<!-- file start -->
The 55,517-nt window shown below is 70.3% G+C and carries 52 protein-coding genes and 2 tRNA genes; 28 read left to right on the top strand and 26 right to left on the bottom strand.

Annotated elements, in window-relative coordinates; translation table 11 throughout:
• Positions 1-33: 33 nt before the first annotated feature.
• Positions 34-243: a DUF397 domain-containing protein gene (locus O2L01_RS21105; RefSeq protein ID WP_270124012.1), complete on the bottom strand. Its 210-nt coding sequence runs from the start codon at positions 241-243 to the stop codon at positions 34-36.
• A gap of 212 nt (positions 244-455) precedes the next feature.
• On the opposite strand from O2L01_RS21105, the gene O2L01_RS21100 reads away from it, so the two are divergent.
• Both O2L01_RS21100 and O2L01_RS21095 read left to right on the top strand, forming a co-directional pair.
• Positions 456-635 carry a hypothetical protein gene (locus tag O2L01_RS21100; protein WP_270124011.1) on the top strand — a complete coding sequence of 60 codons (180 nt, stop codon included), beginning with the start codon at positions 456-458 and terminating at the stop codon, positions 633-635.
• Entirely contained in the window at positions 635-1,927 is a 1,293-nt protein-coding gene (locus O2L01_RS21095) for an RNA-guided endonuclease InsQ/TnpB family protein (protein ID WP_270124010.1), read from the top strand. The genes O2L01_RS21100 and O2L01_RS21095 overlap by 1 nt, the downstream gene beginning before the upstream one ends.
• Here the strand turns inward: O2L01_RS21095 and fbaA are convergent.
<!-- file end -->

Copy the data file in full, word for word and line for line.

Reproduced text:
The 55,517-nt window shown below is 70.3% G+C and carries 52 protein-coding genes and 2 tRNA genes; 28 read left to right on the top strand and 26 right to left on the bottom strand.

Annotated elements, in window-relative coordinates; translation table 11 throughout:
• Positions 1-33: 33 nt before the first annotated feature.
• Positions 34-243: a DUF397 domain-containing protein gene (locus O2L01_RS21105; RefSeq protein ID WP_270124012.1), complete on the bottom strand. Its 210-nt coding sequence runs from the start codon at positions 241-243 to the stop codon at positions 34-36.
• A gap of 212 nt (positions 244-455) precedes the next feature.
• On the opposite strand from O2L01_RS21105, the gene O2L01_RS21100 reads away from it, so the two are divergent.
• Both O2L01_RS21100 and O2L01_RS21095 read left to right on the top strand, forming a co-directional pair.
• Positions 456-635 carry a hypothetical protein gene (locus tag O2L01_RS21100; protein WP_270124011.1) on the top strand — a complete coding sequence of 60 codons (180 nt, stop codon included), beginning with the start codon at positions 456-458 and terminating at the stop codon, positions 633-635.
• Entirely contained in the window at positions 635-1,927 is a 1,293-nt protein-coding gene (locus O2L01_RS21095) for an RNA-guided endonuclease InsQ/TnpB family protein (protein ID WP_270124010.1), read from the top strand. The genes O2L01_RS21100 and O2L01_RS21095 overlap by 1 nt, the downstream gene beginning before the upstream one ends.
• Here the strand turns inward: O2L01_RS21095 and fbaA are convergent.